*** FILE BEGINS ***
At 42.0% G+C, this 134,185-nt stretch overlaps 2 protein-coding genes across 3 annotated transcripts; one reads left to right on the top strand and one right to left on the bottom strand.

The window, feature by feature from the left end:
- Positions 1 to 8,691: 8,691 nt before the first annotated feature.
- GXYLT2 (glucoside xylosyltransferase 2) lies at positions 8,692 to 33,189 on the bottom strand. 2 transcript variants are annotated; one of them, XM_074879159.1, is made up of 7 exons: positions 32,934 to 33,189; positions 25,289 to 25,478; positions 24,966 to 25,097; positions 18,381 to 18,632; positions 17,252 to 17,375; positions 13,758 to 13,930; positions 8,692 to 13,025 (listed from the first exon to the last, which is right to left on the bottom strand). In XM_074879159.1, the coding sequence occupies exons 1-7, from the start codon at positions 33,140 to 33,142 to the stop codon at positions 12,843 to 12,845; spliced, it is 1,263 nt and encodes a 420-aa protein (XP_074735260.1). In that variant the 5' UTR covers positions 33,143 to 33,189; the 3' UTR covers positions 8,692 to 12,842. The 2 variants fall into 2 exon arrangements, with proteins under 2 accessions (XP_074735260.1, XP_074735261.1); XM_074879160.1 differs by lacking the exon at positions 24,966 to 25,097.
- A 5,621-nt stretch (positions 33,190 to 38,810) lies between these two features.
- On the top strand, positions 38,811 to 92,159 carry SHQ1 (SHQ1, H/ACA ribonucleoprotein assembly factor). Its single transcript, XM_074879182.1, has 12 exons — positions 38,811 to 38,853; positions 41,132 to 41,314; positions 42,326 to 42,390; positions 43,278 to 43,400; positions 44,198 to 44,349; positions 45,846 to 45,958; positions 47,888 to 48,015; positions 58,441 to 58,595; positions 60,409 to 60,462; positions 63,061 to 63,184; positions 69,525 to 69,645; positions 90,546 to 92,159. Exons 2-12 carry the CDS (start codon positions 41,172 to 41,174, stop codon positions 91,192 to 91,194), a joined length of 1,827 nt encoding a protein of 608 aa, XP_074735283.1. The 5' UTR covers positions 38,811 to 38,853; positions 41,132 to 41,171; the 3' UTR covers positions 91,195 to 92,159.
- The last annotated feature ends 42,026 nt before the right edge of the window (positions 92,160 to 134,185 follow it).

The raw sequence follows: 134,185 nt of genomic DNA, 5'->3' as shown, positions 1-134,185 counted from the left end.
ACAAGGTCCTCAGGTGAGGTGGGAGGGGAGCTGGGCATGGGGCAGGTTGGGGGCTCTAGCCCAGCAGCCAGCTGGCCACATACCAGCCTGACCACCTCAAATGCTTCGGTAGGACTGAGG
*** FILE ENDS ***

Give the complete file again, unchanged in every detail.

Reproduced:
At 42.0% G+C, this 134,185-nt stretch overlaps 2 protein-coding genes across 3 annotated transcripts; one reads left to right on the top strand and one right to left on the bottom strand.

The window, feature by feature from the left end:
- Positions 1 to 8,691: 8,691 nt before the first annotated feature.
- GXYLT2 (glucoside xylosyltransferase 2) lies at positions 8,692 to 33,189 on the bottom strand. 2 transcript variants are annotated; one of them, XM_074879159.1, is made up of 7 exons: positions 32,934 to 33,189; positions 25,289 to 25,478; positions 24,966 to 25,097; positions 18,381 to 18,632; positions 17,252 to 17,375; positions 13,758 to 13,930; positions 8,692 to 13,025 (listed from the first exon to the last, which is right to left on the bottom strand). In XM_074879159.1, the coding sequence occupies exons 1-7, from the start codon at positions 33,140 to 33,142 to the stop codon at positions 12,843 to 12,845; spliced, it is 1,263 nt and encodes a 420-aa protein (XP_074735260.1). In that variant the 5' UTR covers positions 33,143 to 33,189; the 3' UTR covers positions 8,692 to 12,842. The 2 variants fall into 2 exon arrangements, with proteins under 2 accessions (XP_074735260.1, XP_074735261.1); XM_074879160.1 differs by lacking the exon at positions 24,966 to 25,097.
- A 5,621-nt stretch (positions 33,190 to 38,810) lies between these two features.
- On the top strand, positions 38,811 to 92,159 carry SHQ1 (SHQ1, H/ACA ribonucleoprotein assembly factor). Its single transcript, XM_074879182.1, has 12 exons — positions 38,811 to 38,853; positions 41,132 to 41,314; positions 42,326 to 42,390; positions 43,278 to 43,400; positions 44,198 to 44,349; positions 45,846 to 45,958; positions 47,888 to 48,015; positions 58,441 to 58,595; positions 60,409 to 60,462; positions 63,061 to 63,184; positions 69,525 to 69,645; positions 90,546 to 92,159. Exons 2-12 carry the CDS (start codon positions 41,172 to 41,174, stop codon positions 91,192 to 91,194), a joined length of 1,827 nt encoding a protein of 608 aa, XP_074735283.1. The 5' UTR covers positions 38,811 to 38,853; positions 41,132 to 41,171; the 3' UTR covers positions 91,195 to 92,159.
- The last annotated feature ends 42,026 nt before the right edge of the window (positions 92,160 to 134,185 follow it).

The raw sequence follows: 134,185 nt of genomic DNA, 5'->3' as shown, positions 1-134,185 counted from the left end.
ACAAGGTCCTCAGGTGAGGTGGGAGGGGAGCTGGGCATGGGGCAGGTTGGGGGCTCTAGCCCAGCAGCCAGCTGGCCACATACCAGCCTGACCACCTCAAATGCTTCGGTAGGACTGAGG